Yan Hui Chang



Yan Hui Chang (b. 1954, Heyang County, Shaanxi Province, China–)1 is an internationally acclaimed conductor. He has premiered the works of leading Singapore composers, and his international standing has inspired musicians at home and abroad. For his contributions to the music scene, Yan was awarded the Cultural Medallion for Music in 2001.2

Early life and artistic career
Yan was born in a remote valley in Heyang County, Shaanxi Province, China, where only three families lived. The young Yan was already a gifted musician. When he was eight years old, Yan followed his elder brother in trying to learn to play the di zi, (Chinese flute) and hu qin (Chinese string instrument). His brother soon tired of the instruments but Yan was fascinated by them. He continued to experiment with them and not long after, he was able to play these two instruments fluently.3

Yan learnt how to read simple music scores and by the time he was in primary five, he had taught himself how to play the organ. His performance of various musical instruments was the highlight of his school’s cultural performance night.4

When Yan was in junior high school, the principal put him in charge of the musical instruments in the school. Yan was awed and thrilled by the range of instruments, many of which he had never seen before in his life. He threw himself into learning to play the various instruments, such as the er hu (two-stringed bowed musical instrument), suo na (Chinese woodwind musical instrument), san xian (long-necked plucked string instrument), piano and trombone.5

Yan also borrowed a music theory book from his teacher and studied it diligently. Soon he even managed to compose a few tunes.6 Curious to know how his works would sound when performed, Yan formed his own school band and since there was no one to conduct the band, he took it upon himself to carry the conductor’s baton.7

Before Yan even graduated from senior high school, he was invited by the Heyang Ju Tuan musical group to be their principal ban hu (string instrument) player. At the same time, the Heyang High School was eyeing him to be their music teacher. However, Yan set higher goals for himself. He was aiming to enroll in the Xi’an Conservatory of Music situated in the province’s capital city of Xi’an.8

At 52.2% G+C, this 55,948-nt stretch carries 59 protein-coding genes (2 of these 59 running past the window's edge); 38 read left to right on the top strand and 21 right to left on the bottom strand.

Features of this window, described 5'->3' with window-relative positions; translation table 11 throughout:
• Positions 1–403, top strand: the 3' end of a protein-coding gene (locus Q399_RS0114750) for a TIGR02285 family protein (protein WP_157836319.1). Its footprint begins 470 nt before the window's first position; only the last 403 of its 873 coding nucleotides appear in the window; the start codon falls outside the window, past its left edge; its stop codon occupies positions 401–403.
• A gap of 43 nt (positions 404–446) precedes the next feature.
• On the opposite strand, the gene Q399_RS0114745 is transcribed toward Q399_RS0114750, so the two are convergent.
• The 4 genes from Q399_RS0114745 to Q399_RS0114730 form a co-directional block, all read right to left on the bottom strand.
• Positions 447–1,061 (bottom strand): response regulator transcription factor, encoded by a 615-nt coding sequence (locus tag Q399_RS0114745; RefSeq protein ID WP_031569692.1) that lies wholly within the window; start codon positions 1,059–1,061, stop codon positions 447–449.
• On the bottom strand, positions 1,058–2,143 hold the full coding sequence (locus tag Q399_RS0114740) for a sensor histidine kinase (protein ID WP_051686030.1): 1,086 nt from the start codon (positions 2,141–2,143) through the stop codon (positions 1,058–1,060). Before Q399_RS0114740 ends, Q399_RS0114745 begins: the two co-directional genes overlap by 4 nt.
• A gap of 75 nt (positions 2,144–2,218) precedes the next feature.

On a snowy night, the 17-year-old Yan and his cousin got on a train and headed towards Xi’an but were dropped off at the wrong station. In a twist of fate, he ran into Gao Zhi Cheng, a gu zheng (Chinese plucked string instrument) expert who taught at the Xi’an Conservatory of Music. Recognising Yan’s talent, Gao sent the young man home and in the following year, two staff from the conservatory went to Yan’s school and recruited him.9

Yan joined the Xi’an Conservatory of Music in 1973. After five years there, he went on to study at the Shanghai Conservatory of Music10 under the tutelage of Xia Fei Yun and He Zhan Hao.11He graduated from the Shanghai Conservatory of Music in 1983 and was appointed principal conductor and artistic director of the Central Chinese Orchestra, an ensemble of traditional Chinese instruments.12

A gifted conductor, Yan was conferred the title of National Class One Conductor in China only four years later in 1987.13 His reputation also grew outside of China. In 1987 and 1988, he was invited to be a guest conductor for the Hong Kong Chinese Orchestra. In 1990, Yan led the China Central Chinese Orchestra to Singapore for a performance.14

In 1992, Yan came to Singapore to work for Singapore Naxos Records as a music director in charge of composing music.15 Between 1992 and 1993, Yan wrote and produced records such as Clouds, The Moon, A Music Journey on the Yellow River and Song of the General.16 Yan eventually became a Singapore citizen in 1996.17

In addition to his full-time job, Yan continued to wield the baton as a guest conductor with the Singapore Chinese Orchestra and the Singapore Symphony Orchestra for concerts and album recordings. Yan also worked with local musicians like Cultural Medallion winners Leong Yoon Pin and Phoon Yew Tien through premiering their musical works.18

Other than Singapore, Yan was also invited to guest conduct various orchestras in China and Russia, as well as releasing various albums with these orchestras.19 Yan also collaborated with internationally acclaimed Chinese director Zhang Yi Mou on the sound tracks for Zhang’s award-winning film, Raise the Red Lantern (1991).20

In 1995, Yan left for Taiwan and became the resident conductor of the Taiwan Kaohsiung City Chinese Orchestra.21 He led the orchestra in many performances and also premiered many of his own compositions. These performances caused a stir in the Taiwanese music scene.22 As a result, Yan won awards for best conductor in Taiwan thrice.23